Although the International Olympic Committee (IOC) had sought additional time to study the amendments suggested on the constitution of the Indian Olympic Association (IOA), it may be smooth passage towards the Special General Meeting of the IOA to be held on August 25, to effect the amendments.
By agreeing to the diluted tenure and age clause, the suspended IOA has appeased the demands of the Union Sports Ministry. By incorporating the Code of Ethics apart from rules regarding ‘conflict of interest’ from the IOC charter, the IOA has projected a positive image.
And by stressing that “the law of the land will prevail in all the affairs concerning Indian Olympic Association,” the IOA has given hope to everyone that the proposed ‘sports development bill’ as and when it is passed, would be binding on the IOA.
The IOA has also smartly side-stepped the issue of taking away the voting rights of the State Olympic Associations, much in contrast to what it had suggested to the government as well as the IOC, by possibly banking on a clause of the Olympic charter, dealing with membership of NOCs.
The IOA has also incorporated the main clause of the IOC, “In any of the AGM/SGM the voting majority shall consist of votes cast by National Federations affiliated to the International Federations governing sports included in the programme of Olympic Games as laid down in rule 28.3 of the Olympic Charter.” However, there is no change either to the electoral college or the votes held by each member unit.
Thus, all the national federations, whose sports are included in the Olympics, Asian Games, Commonwealth Games apart from the indigenous kho-kho, will have three votes each. The State Olympic Associations, apart from Delhi, Puducherry and the Services Sports Control Board, will have two votes each. Other Union territories, the IOC Member and two representatives of the athletes commission will have one vote each.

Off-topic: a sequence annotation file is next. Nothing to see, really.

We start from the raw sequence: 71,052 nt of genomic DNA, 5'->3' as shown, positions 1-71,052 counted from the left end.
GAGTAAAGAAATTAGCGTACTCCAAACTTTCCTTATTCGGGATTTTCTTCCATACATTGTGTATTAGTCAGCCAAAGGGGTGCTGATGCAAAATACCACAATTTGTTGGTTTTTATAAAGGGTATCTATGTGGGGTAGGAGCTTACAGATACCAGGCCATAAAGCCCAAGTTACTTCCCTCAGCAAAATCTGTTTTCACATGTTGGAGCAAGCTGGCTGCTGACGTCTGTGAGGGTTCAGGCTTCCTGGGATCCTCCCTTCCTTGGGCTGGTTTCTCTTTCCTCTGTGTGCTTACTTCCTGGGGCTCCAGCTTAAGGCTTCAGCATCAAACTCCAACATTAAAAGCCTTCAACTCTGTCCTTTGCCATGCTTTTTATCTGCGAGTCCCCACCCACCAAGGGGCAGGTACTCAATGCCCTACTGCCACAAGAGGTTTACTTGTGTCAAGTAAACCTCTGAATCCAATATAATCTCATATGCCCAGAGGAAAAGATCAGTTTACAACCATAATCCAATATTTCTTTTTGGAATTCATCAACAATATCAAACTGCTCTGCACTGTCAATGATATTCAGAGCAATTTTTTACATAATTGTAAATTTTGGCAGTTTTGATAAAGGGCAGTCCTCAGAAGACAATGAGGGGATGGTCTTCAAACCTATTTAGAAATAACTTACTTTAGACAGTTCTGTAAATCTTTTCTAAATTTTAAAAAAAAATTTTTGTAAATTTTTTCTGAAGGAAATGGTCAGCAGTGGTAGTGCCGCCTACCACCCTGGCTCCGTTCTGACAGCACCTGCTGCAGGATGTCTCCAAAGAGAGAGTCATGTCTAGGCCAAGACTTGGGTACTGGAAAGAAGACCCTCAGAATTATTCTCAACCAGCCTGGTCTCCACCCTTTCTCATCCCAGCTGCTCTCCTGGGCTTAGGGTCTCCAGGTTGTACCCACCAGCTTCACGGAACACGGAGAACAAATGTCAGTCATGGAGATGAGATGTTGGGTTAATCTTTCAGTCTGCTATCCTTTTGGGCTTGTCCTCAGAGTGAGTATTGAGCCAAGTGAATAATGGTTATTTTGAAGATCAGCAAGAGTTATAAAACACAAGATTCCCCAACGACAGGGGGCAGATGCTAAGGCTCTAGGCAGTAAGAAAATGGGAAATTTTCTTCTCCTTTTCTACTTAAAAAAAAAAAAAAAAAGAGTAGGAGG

Only the president, secretary general and the treasurer will be considered office-bearers for the sake of the “age and tenure clause.”
The IOA has also avoided putting 70 years, by number, as the age of superannuation, as suggested by the government, and mentioned it as the age prescribed for the members of the IOC, which is the same.
As reported earlier, when the concerned parties came to an agreement before proceeding to the IOC for a dialogue for the reinstatement of India back into the Olympic Movement, the office bearers can have a maximum of five successive terms in different positions, and can resume their role after a ‘cooling off’ period. Notably, there is no restriction on the number of terms for an individual.
The election will be a quick process of two weeks, after the confirmation of the electoral college to the Returning Officer.
The number of vice-presidents has been increased from eight to 12, and that of joint secretaries from six to eight. The weird post of “IOC member in India” has been deleted.
Quite glaringly, there is a provision for only one representative of the athletes commission, out of an overall list of 45 posts, including 20 for the executive council members, in the IOA election.
Another glaring aspect is that any complaint to the Ethics Commission, “the composition of which may be decided by the president of IOA,” be accompanied by a fee of one lakh rupees. There is a relief to the clause, in terms of the fee, if the president himself refers the complaint suo motu.
While the government has already been a party to most of the suggested changes, it will be interesting to see the reaction of the IOC, which is expected to express its observations in a few days.